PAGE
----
Buying Bitcoin, A Personal Adventure — With all the talk about bitcoin we decided to buy some.
We enrolled at Localbitcoins. com being guided there from Bitcoin.org, a well-established site where you can also find information about the cryptocurrency.
We found a seller, Georgia-based Swift-Bitcoin, and accepted an offer of about $100 at an exchange rate of $11,276.62 per bitcoin.
Getting the coin required us to take a photo — no scan accepted– of our drivers license and send it to the seller. He thought the first one was fuzzy and made us take another. We then had to make a cash deposit at a Bank of America according to his instructions, write “No Refunds” on the receipt, and send him a a photo of the receipt next our face.
He then released our purchase and we are now proud owners of about .009 bitcoin.
Remember, bitcoin is not meant to be an investment, albeit it’s probably not a bad one right now. It’s designed as a medium of exchange with an intrinsic value set digitally and kept true by a cryptography-secured public ledger (blockchain). Just about all government-issued money in the world — including the United States — is “fiat” which means the value is arbitrarily determined by a government or government-connected bank.
Lamar Smith Swirls To Retirement — Sometimes it seems as though the swamp isn’t draining but it is. Congressman Lamar Smith (R-Tx21), chairman of the House Science, Space and Technology Committee, has announced that he won’t be seeking re-election after 16 terms in office.
For some of Smith’s (not-so) great accomplishments that we have recorded on these pages click here and here.
God Proved By Computer Program — There is a certain type that insists science requires a disbelief in God.
One thing about which we have become certain is that God has a great sense of humor.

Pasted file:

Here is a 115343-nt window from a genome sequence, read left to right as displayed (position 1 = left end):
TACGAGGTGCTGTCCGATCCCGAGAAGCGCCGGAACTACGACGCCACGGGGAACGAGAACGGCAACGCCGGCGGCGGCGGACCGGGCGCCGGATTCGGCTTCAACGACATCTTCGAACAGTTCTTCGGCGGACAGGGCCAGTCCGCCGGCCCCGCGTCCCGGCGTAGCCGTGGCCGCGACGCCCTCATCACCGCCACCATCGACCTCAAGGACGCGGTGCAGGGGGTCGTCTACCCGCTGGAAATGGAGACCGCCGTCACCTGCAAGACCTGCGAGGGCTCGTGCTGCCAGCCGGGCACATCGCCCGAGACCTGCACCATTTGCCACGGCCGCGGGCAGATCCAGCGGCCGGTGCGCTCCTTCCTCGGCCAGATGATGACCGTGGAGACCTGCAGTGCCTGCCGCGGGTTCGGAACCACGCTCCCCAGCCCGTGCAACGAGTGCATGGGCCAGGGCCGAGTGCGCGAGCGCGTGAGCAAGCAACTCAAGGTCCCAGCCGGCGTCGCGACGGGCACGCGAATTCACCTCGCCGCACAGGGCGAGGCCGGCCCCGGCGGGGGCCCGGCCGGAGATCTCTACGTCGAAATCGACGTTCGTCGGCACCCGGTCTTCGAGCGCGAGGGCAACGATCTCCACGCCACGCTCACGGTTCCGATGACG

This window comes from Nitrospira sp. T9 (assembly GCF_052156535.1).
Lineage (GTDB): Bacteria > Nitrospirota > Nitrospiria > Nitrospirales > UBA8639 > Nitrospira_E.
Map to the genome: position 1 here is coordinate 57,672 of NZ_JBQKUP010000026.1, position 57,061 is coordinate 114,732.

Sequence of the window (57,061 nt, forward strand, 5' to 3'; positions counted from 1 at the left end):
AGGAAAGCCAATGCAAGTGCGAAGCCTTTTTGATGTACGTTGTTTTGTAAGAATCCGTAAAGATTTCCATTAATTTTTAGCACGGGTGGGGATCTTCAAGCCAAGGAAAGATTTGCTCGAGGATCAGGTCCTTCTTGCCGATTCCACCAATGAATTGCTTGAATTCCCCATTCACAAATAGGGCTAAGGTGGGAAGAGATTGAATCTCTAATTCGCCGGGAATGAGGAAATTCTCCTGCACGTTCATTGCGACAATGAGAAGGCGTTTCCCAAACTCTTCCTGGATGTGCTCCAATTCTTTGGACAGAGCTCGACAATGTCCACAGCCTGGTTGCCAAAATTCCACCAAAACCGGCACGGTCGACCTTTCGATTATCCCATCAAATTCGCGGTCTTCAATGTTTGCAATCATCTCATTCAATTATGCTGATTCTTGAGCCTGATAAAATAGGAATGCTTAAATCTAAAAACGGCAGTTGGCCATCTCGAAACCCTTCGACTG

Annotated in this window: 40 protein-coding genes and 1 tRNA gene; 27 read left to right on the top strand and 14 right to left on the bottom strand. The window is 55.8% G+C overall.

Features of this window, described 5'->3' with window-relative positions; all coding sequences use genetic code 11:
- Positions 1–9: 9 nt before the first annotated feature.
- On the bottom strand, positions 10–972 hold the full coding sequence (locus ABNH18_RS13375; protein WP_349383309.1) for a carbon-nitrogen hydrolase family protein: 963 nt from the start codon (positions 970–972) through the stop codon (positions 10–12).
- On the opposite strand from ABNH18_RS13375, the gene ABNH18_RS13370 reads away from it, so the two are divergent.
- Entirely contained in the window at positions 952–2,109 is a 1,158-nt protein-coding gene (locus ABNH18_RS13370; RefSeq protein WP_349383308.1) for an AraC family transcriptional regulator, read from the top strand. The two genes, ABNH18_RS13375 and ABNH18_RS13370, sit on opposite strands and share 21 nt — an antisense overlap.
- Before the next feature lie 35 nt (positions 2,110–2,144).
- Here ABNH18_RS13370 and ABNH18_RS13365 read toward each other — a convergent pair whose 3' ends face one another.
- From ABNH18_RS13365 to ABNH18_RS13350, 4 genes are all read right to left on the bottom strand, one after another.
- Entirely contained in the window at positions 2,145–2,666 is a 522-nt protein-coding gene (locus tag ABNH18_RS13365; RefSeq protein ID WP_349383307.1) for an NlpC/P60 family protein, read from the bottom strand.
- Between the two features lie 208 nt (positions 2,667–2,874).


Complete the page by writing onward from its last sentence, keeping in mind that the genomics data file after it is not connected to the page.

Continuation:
Kurt Gödel was an Austrian mathematician and a good friend of Albert Einstein, who like Einstein fled Nazi Europe for New Jersey and became Americans. Einstein always thought that Gödel was the brains of the duo.
Gödel developed a logic-based proof of God’s existence over the course of decades.
Since 2013, computer scientists Christoph Benzmüller of Berlin’s Free University and Bruno Woltzenlogel Paleo of the Technical University in Vienna have been addressing Gödel’s proof with software.
Brave Web Browser Now Default — We have been experimenting with the Brave web browser for the last two months and have just made it our default replacing Firefox.
Brave is free and open sourced and is based on the Chromium engine.
It is the project of Brendan Eich who, in 2014, was chased by the self-proclaimed defenders of tolerance from the Mozilla Foundation that he co-founded. Eich had contributed $1,000 to California Proposition 8 that held only marriage between a man and a woman is valid or recognized in California. That made him a bad man in the eyes of holier-than-thou progressives.
Prop 8 easily won but was deemed unconstitutional by activist judges.
Among the Mozilla products is Firefox.
Anyway, Brave is much faster than Firefox and doesn’t seem to slow to the point where a restart of the program is required as has been our experience with the Fox. It also appears more respectful of privacy than Google Chrome.
A prominent British Bitcoin developer blogged last week that the potentially revolutionary concept is dead.
“Despite knowing that Bitcoin could fail all along, the now inescapable conclusion that it has failed still saddens me greatly,” wrote Mike Hearn, who was the Bitcoin guru at Google before becoming the Bitcoin guru with Silicon Valley venture capital firm Andreessen Horowitz.
Bitcoin is a currency based on a digital ledger rather than a commodity like gold or the “full faith and credit” of a government. It has no central authority. It has been steadily growing in acceptance since its unveiling in 2009.
Hearn writes the the Bitcoin system can’t move money, has unpredictable fees, allows buyers to take back payments after obtaining goods and is controlled by China.
A vicious blow-up last summer involving death threats and malware attacks between factions led by Hearn and California programmer Gregory Maxwell, an open-source advocate, prompted Hearn’s post of doom.
“Traditionally, members of the House of Representatives have been presented with a limited plate of options when choosing technology to run their offices and manage their web presences. Members that wanted to take advantage of open source solutions — which are restriction-free, reusable and frequently more cost-effective — faced significant uncertainty and were pushed towards a small selection of proprietary options.”
Sunlight says that the impending launch of the Open Source Caucus is an indication that things are changing.